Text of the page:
Check out a free preview of the full Get Kids into Coding with Scratch course

The "Movement Direction & Looks" Lesson is part of the full, Get Kids into Coding with Scratch course featured in this preview video. Here's what you'd learn in this lesson:

Steve demonstrates how to change a sprite's position and the direction it's facing on the stage. Switching between costumes to achieve a walking animation is also covered in this segment.


Transcript from the "Movement Direction & Looks" Lesson

>> One of the things to keep in mind, I'm gonna change the backdrop for one moment. I know we like the basketball, but I'm gonna change it to make a point. And we're gonna change it to this X, Y grid. This is how direction works in Scratch. So your Scratch, Canvas, Stage, what have you, is 480, let's say, pixels, just 480.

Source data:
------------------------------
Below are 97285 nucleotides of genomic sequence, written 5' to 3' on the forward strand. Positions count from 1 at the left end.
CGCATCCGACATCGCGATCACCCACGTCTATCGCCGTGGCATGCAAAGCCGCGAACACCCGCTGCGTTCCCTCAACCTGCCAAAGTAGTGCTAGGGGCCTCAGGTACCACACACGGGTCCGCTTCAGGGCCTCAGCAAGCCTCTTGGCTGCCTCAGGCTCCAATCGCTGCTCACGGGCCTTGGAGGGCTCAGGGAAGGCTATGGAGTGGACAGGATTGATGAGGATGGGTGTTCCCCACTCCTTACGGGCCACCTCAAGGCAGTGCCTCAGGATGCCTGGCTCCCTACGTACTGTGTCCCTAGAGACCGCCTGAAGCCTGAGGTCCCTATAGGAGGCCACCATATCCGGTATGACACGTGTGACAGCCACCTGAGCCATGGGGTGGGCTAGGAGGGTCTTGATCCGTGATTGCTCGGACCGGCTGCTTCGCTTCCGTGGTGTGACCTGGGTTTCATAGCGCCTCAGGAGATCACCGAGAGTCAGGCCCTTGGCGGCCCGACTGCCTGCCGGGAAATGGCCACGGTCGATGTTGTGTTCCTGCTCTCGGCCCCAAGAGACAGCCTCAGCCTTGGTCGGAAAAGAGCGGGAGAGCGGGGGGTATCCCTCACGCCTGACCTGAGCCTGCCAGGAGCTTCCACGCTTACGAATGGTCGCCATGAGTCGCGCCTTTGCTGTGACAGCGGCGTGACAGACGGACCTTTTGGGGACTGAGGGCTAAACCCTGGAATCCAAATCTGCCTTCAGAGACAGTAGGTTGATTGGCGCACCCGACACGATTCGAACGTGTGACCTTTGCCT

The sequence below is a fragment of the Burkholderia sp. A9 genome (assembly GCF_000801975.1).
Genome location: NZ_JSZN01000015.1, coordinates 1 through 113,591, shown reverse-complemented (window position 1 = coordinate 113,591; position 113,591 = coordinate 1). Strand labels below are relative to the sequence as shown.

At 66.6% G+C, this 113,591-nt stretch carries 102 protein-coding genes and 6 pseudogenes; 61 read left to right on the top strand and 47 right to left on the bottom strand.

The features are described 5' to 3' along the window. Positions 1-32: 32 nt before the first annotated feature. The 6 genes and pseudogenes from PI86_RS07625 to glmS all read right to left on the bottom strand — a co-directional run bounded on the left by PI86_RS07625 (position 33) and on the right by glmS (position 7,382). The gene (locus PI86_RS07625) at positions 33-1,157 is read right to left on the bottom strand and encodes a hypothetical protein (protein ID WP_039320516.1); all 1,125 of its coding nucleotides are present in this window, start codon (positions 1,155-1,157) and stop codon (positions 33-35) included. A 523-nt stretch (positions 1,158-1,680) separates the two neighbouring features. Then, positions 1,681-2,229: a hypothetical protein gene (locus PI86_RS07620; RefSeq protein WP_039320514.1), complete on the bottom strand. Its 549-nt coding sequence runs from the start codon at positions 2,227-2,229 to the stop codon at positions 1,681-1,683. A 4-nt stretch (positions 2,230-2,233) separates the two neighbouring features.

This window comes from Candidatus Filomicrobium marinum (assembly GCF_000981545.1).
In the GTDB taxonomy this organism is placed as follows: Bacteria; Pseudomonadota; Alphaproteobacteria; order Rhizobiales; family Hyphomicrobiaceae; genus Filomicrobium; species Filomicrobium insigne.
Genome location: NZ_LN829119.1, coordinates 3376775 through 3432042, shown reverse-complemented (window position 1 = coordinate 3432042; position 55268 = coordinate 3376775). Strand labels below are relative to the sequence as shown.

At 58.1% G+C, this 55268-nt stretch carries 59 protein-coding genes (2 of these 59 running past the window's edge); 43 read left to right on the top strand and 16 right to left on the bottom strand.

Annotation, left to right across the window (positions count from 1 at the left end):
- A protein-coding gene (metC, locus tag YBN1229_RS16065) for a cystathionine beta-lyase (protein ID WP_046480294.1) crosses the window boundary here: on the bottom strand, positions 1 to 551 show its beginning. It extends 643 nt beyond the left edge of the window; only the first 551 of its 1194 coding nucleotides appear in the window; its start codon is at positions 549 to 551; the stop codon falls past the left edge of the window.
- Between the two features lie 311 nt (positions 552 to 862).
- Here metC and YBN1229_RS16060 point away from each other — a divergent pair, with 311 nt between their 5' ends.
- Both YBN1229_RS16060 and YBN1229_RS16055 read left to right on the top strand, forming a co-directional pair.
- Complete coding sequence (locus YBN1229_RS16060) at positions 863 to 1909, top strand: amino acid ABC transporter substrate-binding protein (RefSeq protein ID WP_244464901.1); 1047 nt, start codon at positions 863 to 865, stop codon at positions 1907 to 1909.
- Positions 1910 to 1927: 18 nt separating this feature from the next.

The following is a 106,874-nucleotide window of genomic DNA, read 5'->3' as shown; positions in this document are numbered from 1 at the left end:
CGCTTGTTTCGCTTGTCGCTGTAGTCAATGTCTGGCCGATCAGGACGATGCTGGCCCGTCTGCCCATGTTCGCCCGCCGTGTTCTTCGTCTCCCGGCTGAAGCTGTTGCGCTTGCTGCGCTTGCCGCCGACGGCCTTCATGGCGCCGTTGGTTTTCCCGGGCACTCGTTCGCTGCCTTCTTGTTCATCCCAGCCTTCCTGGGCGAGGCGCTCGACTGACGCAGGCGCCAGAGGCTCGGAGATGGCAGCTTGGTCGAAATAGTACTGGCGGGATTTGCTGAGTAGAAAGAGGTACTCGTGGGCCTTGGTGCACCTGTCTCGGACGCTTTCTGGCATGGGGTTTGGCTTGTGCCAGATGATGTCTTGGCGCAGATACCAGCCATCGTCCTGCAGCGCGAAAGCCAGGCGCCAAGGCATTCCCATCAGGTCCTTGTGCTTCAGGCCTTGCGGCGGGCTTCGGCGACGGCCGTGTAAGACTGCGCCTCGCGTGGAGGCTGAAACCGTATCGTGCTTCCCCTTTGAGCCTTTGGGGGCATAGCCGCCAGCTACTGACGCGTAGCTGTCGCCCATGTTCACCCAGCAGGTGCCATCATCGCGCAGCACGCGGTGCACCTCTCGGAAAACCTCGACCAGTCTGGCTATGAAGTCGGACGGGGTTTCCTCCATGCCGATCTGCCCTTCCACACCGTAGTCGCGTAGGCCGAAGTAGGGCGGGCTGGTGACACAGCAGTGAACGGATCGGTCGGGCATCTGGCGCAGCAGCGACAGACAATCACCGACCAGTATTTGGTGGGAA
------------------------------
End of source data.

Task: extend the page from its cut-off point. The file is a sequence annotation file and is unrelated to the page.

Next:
Doesn't matter what it is, 480 wide and 360 tall, right? And in the middle, in the center, is location 0, 0. So X is horizontal, Y is vertical. So if you wanted to, right now, you can see over here that we are at x of 0 and y of 0.

If I made this 100, and we zoom back out, you can see that he moved 100. If I make this negative 100, it's the other direction. So negative is to the left, positive is to the right, 0, 0 is the center. The same is true of the y, which is up and down, so 100y, it goes up 100.

0 in the center, -100 is down. So for instance, if we wanna have some idea of gravity, we want them to go down, so negative numbers, and then positive numbers are up. We've got 180, so each direction. So 180 positive, 180 negative, cuz that times 2 is 360.